Many of you will have dived into one of the hundreds of trend reports published in recent months. Even if you haven’t you’ll have a sense of what’s in these forecasts – maybe, just maybe there will be some talk about how AI-driven personalisation is the future of marketing? There will be talk of the erosion of brand trust and influencer fatigue, and privacy and what’s next for adtech. Brand purpose will be declared ‘dead’. 

So instead of a laundry list of marketing and technology trends, I’m going to do what I do on the MAD/Fest stage and use innovations from other industries to bring you five big questions that you’ll need to ask yourself over the coming 12 months. From robotics to healthcare, from open sourced sustainability to AI (of course!), this is your chance to widen your perspective and unlock some non-obvious insights for your brand or clients. 

Let’s go…

1. Which of the new post-smartphone devices are going to be right for your brand? 

I’m writing this as CES is in full swing, where this year’s breakout hit is the Rabbit R1, a not-a-phone AI handheld, with a 2.9 inch screen and walkie talkie-style push-to-talk button. Between the Rabbit, Meta x Ray Ban’s smart glasses, Humane’s AI pin, and Rewind’s wearable pendant (not to mention Apple’s push into ‘spatial computing’ with its Vision Pro), 2024 will be the first time for a generation that the smartphone’s position as the ‘everything device’ will be seriously challenged. 

Just remember, while experimentation is great – you really don’t have to engage with consumers on every new platform (whatever your agency might tell you).  

2. Will robots and automation be front-and-centre to your brand experiences, or better behind-the-scenes?  

If 2023 was all about conversing with chatbots, then 2024 is going to be the year that AI makes a dent in the physical world as robots start to become increasingly smart, capable and visible. In the last month alone, Tesla launched the impressively dextrous second generation of its Optimus humanoid robot and researchers at Stanford created an open source low cost robot Aloha; meanwhile Amazon now has 750,000 robots in its logistics centers (up from just 1,000 ten years ago!), and is now trialling its Digit humanoid robots. 

For marketers the important question when it comes to robots is less of a technological one but a brand and customer experience one. The world will fragment into brands that lean into low/no-touch automation, and those that deliver high-touch, human-led experiences. Which one are you? 

3. What will the ripple effects be if we could ‘cure’ obesity? 

GLP-1 was a close second to GPT-4 for 2023’s acronym of the year; for those scratching their heads – Ozempic and Wegovy are the leading GLP-1 brands. These diabetes drugs exploded in popularity once it became clear they could also treat obesity by reducing patients’ appetite. With over half the world forecasted to be overweight by 2035, GLP-1 drugs are forecast to be the most profitable pharmaceuticals in history – indeed Novo Nordisk, Wegovy’s manufacturer, briefly became Europe’s most valuable company during 2023.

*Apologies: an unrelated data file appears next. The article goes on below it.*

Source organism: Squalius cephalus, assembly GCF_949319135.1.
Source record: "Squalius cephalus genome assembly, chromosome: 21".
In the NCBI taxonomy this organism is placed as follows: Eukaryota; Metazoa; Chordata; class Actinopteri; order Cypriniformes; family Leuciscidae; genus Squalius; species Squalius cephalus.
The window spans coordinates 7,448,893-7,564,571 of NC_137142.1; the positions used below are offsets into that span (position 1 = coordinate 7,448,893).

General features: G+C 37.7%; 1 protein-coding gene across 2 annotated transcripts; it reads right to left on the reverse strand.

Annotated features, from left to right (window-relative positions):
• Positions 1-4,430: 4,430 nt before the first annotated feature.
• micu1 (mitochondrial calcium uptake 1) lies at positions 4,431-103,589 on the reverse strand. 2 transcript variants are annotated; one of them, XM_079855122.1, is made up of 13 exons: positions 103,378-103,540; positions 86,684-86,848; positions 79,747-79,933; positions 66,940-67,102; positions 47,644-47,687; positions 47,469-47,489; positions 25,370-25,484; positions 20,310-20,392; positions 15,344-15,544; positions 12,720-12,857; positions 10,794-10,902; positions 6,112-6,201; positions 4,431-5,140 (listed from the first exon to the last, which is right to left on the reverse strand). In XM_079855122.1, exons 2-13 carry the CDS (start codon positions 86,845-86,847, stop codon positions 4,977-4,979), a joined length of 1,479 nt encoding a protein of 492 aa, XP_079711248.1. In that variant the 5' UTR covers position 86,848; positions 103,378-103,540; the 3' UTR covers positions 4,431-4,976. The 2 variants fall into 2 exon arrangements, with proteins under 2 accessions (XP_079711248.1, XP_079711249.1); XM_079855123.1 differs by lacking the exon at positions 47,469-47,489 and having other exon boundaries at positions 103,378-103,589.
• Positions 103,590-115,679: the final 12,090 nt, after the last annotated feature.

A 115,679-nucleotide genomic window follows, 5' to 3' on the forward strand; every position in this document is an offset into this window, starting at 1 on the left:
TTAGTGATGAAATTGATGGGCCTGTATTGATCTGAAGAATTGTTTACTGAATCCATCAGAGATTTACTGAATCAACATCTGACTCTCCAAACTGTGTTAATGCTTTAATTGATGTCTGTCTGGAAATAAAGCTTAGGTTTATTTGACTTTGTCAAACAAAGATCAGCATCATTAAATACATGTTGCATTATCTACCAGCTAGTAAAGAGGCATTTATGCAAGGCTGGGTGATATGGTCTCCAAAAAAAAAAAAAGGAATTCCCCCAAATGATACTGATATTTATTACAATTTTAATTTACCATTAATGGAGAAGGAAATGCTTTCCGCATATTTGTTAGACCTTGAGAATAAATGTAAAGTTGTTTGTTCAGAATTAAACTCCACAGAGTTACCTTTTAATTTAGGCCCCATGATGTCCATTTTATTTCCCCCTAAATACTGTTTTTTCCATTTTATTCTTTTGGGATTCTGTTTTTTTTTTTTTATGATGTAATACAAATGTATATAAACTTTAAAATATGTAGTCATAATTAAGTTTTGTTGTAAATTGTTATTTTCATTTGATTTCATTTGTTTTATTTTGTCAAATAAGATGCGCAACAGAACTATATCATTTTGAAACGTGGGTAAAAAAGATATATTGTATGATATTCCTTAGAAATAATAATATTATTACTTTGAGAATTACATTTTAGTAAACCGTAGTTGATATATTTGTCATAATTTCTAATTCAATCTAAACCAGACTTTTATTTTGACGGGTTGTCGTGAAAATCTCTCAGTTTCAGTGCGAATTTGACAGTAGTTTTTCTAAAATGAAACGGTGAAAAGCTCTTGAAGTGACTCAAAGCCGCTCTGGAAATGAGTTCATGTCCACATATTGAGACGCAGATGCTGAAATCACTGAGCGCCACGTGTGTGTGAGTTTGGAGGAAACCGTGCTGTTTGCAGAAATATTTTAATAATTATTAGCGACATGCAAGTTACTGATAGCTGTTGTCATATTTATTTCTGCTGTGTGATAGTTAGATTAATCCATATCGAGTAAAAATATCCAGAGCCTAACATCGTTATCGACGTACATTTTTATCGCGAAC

Yet GLP-1s will have an impact far beyond healthcare. Already share prices of snack food and travel companies have been affected, as people consider the huge knock on effects of a huge swathe of the population changing previously deep-rooted habits. So even if you don’t feel immediately affected, every marketer should think about the second order implications of GLP-1 in 2024. 

4. What if … we could dramatically slow, or even reverse, ageing? 

Last year, 45-year-old tech entrepreneur Bryan Johnson spent $2 million of his $100 million fortune on his aggressive ‘anti-ageing’ routine, and he claims his doctors assess that he now has the skin of a 28-year-old, the heart of a 37-year-old, and the lung capacity of an 18-year-old. 

“Rich guy has midlife crisis” might be a familiar story, but imagine if Johnson’s behaviour shifts from narcissistic to normal, and these innovations start to trickle down – it would fundamentally transform rich-but-greying markets like the US and Europe. It will be ironic if youth becomes elongated just as the marketing industry has started to wake up to older demographics. 

5. What if… your brand shared its biggest secrets? 

In June, Allbirds released its M0.0NSHOT sneaker, which it claimed was the world’s first Net Zero shoe thanks to its regenerative materials. In November, Google DeepMind announced its GNoME AI tool, which has discovered 380,000 new stable materials, expanding the known volume of these materials by a factor of ten. The most interesting thing about these two initiatives is that both companies open sourced their data, so that others can replicate and build on their progress. 

Not every marketer should aspire to making bigger, brighter, louder campaigns. The best brands stand out by doing things differently, and there are few more powerful statements than giving away your solutions to hard-but-meaningful problems. Intriguingly both of these are more about marketing to present and future employees, rather than customers. This might not be an area where most marketers feel comfortable today, but employee-focused marketing will take on new importance as AI enables ever smaller teams of superstar employees to move faster and reach further.  

Now, over to you! 

There you have it. Five questions that will inspire new thinking about how, where and who you should be marketing to in 2024. If you want more thinking like this, then do check out Henry’s recent year-end piece which contained 52 (shorter!) questions worth asking in 2024, or buy his latest book, The Future Normal: How We Will Live, Work and Thrive in the Next Decade.